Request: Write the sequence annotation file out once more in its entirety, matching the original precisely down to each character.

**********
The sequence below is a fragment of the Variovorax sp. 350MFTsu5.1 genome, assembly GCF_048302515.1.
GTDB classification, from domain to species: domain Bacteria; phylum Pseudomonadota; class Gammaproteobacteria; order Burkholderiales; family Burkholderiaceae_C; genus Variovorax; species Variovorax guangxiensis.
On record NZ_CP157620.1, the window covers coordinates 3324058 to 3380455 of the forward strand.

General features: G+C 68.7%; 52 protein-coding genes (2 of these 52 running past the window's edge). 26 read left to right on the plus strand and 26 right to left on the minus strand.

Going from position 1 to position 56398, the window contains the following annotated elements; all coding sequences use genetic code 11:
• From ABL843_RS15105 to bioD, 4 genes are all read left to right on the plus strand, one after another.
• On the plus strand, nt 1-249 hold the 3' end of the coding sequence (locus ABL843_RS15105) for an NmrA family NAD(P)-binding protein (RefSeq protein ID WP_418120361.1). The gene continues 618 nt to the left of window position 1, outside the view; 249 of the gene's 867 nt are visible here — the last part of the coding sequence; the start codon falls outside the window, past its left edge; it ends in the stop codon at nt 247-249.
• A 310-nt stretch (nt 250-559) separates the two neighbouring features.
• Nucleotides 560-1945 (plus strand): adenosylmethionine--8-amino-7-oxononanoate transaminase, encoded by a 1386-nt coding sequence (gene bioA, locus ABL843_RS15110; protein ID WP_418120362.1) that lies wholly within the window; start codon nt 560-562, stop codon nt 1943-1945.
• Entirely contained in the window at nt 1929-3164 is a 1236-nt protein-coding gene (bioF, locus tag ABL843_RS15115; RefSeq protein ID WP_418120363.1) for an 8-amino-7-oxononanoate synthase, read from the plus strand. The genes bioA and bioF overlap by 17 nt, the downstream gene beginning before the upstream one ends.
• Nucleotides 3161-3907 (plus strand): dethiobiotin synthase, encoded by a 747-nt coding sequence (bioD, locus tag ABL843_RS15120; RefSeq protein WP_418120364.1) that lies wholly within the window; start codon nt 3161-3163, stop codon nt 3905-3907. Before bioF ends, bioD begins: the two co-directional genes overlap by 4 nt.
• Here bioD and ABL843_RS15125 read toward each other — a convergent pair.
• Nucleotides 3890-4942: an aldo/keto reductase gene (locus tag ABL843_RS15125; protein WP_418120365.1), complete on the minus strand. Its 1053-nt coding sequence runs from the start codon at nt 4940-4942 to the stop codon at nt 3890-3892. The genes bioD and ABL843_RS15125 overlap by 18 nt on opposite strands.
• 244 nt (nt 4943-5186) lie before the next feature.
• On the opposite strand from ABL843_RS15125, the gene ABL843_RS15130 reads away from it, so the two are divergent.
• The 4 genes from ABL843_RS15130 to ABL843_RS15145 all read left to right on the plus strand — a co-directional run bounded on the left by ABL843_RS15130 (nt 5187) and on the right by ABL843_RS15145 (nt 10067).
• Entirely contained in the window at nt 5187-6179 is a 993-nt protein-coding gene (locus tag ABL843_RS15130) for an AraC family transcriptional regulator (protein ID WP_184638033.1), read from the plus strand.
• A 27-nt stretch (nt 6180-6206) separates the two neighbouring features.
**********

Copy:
The sequence below is a fragment of the Variovorax sp. 350MFTsu5.1 genome, assembly GCF_048302515.1.
GTDB classification, from domain to species: domain Bacteria; phylum Pseudomonadota; class Gammaproteobacteria; order Burkholderiales; family Burkholderiaceae_C; genus Variovorax; species Variovorax guangxiensis.
On record NZ_CP157620.1, the window covers coordinates 3324058 to 3380455 of the forward strand.

General features: G+C 68.7%; 52 protein-coding genes (2 of these 52 running past the window's edge). 26 read left to right on the plus strand and 26 right to left on the minus strand.

Going from position 1 to position 56398, the window contains the following annotated elements; all coding sequences use genetic code 11:
• From ABL843_RS15105 to bioD, 4 genes are all read left to right on the plus strand, one after another.
• On the plus strand, nt 1-249 hold the 3' end of the coding sequence (locus ABL843_RS15105) for an NmrA family NAD(P)-binding protein (RefSeq protein ID WP_418120361.1). The gene continues 618 nt to the left of window position 1, outside the view; 249 of the gene's 867 nt are visible here — the last part of the coding sequence; the start codon falls outside the window, past its left edge; it ends in the stop codon at nt 247-249.
• A 310-nt stretch (nt 250-559) separates the two neighbouring features.
• Nucleotides 560-1945 (plus strand): adenosylmethionine--8-amino-7-oxononanoate transaminase, encoded by a 1386-nt coding sequence (gene bioA, locus ABL843_RS15110; protein ID WP_418120362.1) that lies wholly within the window; start codon nt 560-562, stop codon nt 1943-1945.
• Entirely contained in the window at nt 1929-3164 is a 1236-nt protein-coding gene (bioF, locus tag ABL843_RS15115; RefSeq protein ID WP_418120363.1) for an 8-amino-7-oxononanoate synthase, read from the plus strand. The genes bioA and bioF overlap by 17 nt, the downstream gene beginning before the upstream one ends.
• Nucleotides 3161-3907 (plus strand): dethiobiotin synthase, encoded by a 747-nt coding sequence (bioD, locus tag ABL843_RS15120; RefSeq protein WP_418120364.1) that lies wholly within the window; start codon nt 3161-3163, stop codon nt 3905-3907. Before bioF ends, bioD begins: the two co-directional genes overlap by 4 nt.
• Here bioD and ABL843_RS15125 read toward each other — a convergent pair.
• Nucleotides 3890-4942: an aldo/keto reductase gene (locus tag ABL843_RS15125; protein WP_418120365.1), complete on the minus strand. Its 1053-nt coding sequence runs from the start codon at nt 4940-4942 to the stop codon at nt 3890-3892. The genes bioD and ABL843_RS15125 overlap by 18 nt on opposite strands.
• 244 nt (nt 4943-5186) lie before the next feature.
• On the opposite strand from ABL843_RS15125, the gene ABL843_RS15130 reads away from it, so the two are divergent.
• The 4 genes from ABL843_RS15130 to ABL843_RS15145 all read left to right on the plus strand — a co-directional run bounded on the left by ABL843_RS15130 (nt 5187) and on the right by ABL843_RS15145 (nt 10067).
• Entirely contained in the window at nt 5187-6179 is a 993-nt protein-coding gene (locus tag ABL843_RS15130) for an AraC family transcriptional regulator (protein ID WP_184638033.1), read from the plus strand.
• A 27-nt stretch (nt 6180-6206) separates the two neighbouring features.